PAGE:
noun, formally a plural of agendum, but usually used as a singular with plural a·gen·das or a·gen·da.
Origin of agenda
noun, plural a·gen·da [uh-jen-duh] /əˈdʒɛn də/, a·gen·dums.
Origin of agendum
Examples from the Web for agenda
Contemporary Examples of agenda
ALEC attracted corporations that saw an opportunity to push an agenda, regardless of ideology.The Left’s Answer to ALEC
December 15, 2014
Normalcy and reality were keystones of the Republican agenda.Earth to DNC: Dyspeptic Dad Still Votes, Too
November 11, 2014
First, the party needs to start working on a post-Obama agenda.How Democrats Can Recover
November 9, 2014
Or they might block some judgeships but work with the president in a few areas in order to build an agenda to run on in 2016.If You Think D.C. Is Awful Now, Wait Until Wednesday
November 4, 2014
The event was ostensibly a “Woman for Cuomo” event, designed to highlight his agenda for female voters.If Clinton Runs for President, Cuomo’s on Board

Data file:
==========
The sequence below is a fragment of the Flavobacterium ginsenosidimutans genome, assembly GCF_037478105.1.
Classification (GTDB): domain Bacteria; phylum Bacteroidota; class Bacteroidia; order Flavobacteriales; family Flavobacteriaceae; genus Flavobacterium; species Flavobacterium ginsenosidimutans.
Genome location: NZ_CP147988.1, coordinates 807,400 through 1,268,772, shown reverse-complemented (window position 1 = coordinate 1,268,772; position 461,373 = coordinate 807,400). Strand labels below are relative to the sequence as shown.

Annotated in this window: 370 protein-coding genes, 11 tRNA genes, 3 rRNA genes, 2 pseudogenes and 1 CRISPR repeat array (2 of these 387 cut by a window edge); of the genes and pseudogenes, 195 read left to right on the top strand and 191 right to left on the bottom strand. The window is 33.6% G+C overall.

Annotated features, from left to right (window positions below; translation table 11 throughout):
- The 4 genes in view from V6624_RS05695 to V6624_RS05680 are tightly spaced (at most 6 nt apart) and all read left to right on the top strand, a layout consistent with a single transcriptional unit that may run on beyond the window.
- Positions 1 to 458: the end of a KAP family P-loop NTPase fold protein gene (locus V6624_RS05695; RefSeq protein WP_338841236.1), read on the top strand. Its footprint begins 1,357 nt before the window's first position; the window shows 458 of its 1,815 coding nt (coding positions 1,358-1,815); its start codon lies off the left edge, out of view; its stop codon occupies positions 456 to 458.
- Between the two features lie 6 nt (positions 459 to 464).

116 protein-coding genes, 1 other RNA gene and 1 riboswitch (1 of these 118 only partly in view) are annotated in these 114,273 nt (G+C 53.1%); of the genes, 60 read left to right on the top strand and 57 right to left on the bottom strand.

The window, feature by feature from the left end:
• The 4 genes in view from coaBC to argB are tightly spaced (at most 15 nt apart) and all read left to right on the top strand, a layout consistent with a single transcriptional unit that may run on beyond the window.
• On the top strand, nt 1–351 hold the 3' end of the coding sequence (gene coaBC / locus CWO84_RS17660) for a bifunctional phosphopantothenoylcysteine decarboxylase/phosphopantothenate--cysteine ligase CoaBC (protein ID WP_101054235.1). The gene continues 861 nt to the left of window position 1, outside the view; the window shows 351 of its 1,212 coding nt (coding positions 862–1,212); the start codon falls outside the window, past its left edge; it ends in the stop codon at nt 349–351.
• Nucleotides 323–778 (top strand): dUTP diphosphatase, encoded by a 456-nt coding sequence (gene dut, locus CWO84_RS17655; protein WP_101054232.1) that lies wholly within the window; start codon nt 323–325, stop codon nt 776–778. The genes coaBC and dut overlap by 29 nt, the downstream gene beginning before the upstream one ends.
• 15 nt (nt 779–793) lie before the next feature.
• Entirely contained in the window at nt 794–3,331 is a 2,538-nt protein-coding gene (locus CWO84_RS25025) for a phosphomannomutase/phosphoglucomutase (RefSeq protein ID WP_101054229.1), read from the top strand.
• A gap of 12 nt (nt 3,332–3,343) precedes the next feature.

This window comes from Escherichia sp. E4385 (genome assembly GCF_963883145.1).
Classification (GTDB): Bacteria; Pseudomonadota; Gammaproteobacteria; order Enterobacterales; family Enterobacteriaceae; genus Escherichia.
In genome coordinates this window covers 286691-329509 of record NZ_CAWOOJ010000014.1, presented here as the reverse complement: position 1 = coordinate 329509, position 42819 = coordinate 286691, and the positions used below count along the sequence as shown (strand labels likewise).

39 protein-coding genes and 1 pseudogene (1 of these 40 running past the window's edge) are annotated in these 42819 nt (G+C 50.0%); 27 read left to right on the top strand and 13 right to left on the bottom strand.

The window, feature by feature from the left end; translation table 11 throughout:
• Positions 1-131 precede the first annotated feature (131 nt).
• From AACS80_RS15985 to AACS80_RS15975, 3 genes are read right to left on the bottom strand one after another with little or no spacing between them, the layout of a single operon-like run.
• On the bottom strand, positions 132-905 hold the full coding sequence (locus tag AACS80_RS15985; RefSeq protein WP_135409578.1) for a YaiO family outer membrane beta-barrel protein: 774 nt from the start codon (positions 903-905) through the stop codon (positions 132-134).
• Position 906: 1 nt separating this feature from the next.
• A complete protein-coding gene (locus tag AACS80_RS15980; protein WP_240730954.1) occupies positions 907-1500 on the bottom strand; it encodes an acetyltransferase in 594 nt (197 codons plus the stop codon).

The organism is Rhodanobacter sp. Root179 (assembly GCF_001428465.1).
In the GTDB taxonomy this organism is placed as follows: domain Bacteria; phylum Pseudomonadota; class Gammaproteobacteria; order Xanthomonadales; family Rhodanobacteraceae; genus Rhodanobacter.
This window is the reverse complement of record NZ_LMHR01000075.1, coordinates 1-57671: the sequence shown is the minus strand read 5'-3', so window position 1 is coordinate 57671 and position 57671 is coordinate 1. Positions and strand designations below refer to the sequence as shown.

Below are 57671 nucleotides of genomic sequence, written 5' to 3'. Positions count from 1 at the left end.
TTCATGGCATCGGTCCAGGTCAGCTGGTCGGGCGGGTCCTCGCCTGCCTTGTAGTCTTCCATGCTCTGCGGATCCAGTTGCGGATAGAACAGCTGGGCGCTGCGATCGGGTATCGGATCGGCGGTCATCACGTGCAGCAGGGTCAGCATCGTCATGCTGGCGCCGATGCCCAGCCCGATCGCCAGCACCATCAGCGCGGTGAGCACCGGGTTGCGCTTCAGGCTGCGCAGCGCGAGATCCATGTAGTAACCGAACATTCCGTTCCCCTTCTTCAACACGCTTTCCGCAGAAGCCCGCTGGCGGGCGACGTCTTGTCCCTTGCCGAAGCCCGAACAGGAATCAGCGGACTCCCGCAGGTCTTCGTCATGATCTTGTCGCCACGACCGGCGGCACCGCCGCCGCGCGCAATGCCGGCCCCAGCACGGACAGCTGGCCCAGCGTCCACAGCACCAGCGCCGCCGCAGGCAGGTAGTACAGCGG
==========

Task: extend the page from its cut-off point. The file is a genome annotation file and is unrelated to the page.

October 23, 2014
Historical Examples of agenda
The next thing on the agenda is a crash-priority try at a peyondix team.Masters of Space
Edward Elmer Smith
The report was first on the agenda, so the kids could go home to bed.Stopover
It will prepare the agenda for the meetings of the conference.
It, too, can be divided to five categories of ownership and agenda.After the Rain
As the next motion on the agenda paper may I suggest that the house do now adjourn?Ulysses
Word Origin for agenda
1650s, from Latin agenda, literally "things to be done," neuter plural of agendus, gerundive of agere "to do" (see act (n.)). Originally theological (opposed to matters of belief), sense of "items of business to be done at a meeting" first attested 1882. "If a singular is required (=one item of the agenda) it is now agendum, the former singular agend being obsolete" [Fowler].